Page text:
Therefore, “Amazon, a major tech company, surely knew or at the very least had reason to know” that its software engineers incurred “basic costs” related to their work while they worked from home and actual notice of the costs was not required
This means that California employers who adhered to state and/or county mandates are not likely to be shielded from liability for these types of reimbursements – even though employers did not cause the shift to remote work.
How to Determine Basic Costs
Across a number of cases, employees’ most common “basic costs” include reliable access to the Internet, a phone, and a computer. Importantly, prior to the pandemic, courts have held that employers need only reimburse a “reasonable percentage” of an employee’s use of a personal phone or Internet costs.
Beyond that, the “physical space” requirement as referenced in Williams v. Amazon is more difficult to define. Some of the newly filed lawsuits are now demanding payment for the potential revenue employees could have collected had they rented out their home office instead of using it for work.
In these cases, employees claim that they lost out on potential revenue of renting out the rooms they used as offices, even where there is no actual rental agreement or even a prospective tenant. There is no published authority supporting an award of such expenses in California, and we believe it is unlikely that a court would find that such theoretical expenses are compensable.
In other cases, employees have claimed that they were required to purchase office furniture and equipment to work remotely. In these lawsuits, the employee is likely to be successful if the employee can show that the furniture/equipment was necessary as a direct consequence of the employee’s duties.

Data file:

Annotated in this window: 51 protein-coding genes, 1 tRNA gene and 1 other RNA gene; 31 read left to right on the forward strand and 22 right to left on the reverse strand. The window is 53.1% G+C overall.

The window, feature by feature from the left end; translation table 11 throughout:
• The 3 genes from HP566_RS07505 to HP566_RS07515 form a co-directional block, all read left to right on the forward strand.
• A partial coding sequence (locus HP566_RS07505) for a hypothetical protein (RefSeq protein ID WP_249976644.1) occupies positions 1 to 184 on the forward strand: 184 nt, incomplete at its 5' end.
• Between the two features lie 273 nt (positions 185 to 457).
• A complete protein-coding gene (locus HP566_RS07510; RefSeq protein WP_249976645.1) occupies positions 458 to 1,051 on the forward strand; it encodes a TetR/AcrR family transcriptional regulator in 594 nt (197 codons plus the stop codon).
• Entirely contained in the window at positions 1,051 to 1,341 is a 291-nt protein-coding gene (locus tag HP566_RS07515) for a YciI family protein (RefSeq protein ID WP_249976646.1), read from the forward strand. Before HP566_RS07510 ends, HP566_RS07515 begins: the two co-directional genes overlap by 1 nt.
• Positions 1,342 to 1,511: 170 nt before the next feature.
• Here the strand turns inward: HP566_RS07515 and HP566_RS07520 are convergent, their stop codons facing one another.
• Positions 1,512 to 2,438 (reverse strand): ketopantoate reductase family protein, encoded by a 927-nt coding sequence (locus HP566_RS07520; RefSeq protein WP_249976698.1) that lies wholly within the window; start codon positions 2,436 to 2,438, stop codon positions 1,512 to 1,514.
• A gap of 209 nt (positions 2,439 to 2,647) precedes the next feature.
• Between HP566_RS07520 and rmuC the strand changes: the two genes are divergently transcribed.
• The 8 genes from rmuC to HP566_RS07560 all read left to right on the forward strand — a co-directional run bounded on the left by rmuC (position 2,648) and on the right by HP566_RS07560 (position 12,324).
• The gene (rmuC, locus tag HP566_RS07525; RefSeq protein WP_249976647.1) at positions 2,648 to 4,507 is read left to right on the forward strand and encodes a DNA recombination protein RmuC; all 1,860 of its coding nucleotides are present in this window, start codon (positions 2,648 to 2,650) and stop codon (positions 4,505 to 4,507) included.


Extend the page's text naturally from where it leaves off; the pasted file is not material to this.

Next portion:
The date of purchase of the furniture/equipment may be relevant because if the employee purchased the furniture before being approved to work from home, the employer has a strong argument that the furniture/equipment purchase was not a “necessary expenditure or loss incurred by the employee in direct consequence of the discharge of his or her duties.” Labor Code Section 2802.
Prior to the pandemic, some employers, particularly tech-based startups, offered on-site perks such as free meals and dry-cleaning. Some disgruntled employees have since complained about the cost of preparing or purchasing their own meals while working remotely and are now seeking reimbursement for these costs as well.
By their nature, perks are not necessary for employees to discharge their duties, so we believe it may be difficult for employees to successfully recover these costs, but in California, one never knows what the courts will do.
Contact the Sherman Law Corporation for more information
The best way for employers to protect themselves against reimbursement claims is to make sure that all employees have their jobs and work-from-home arrangements explicitly defined with all necessary expenses identified explicitly.
Contact our California employment firm today to make sure your policies are up-to-date and that your company is protected against these types of claims.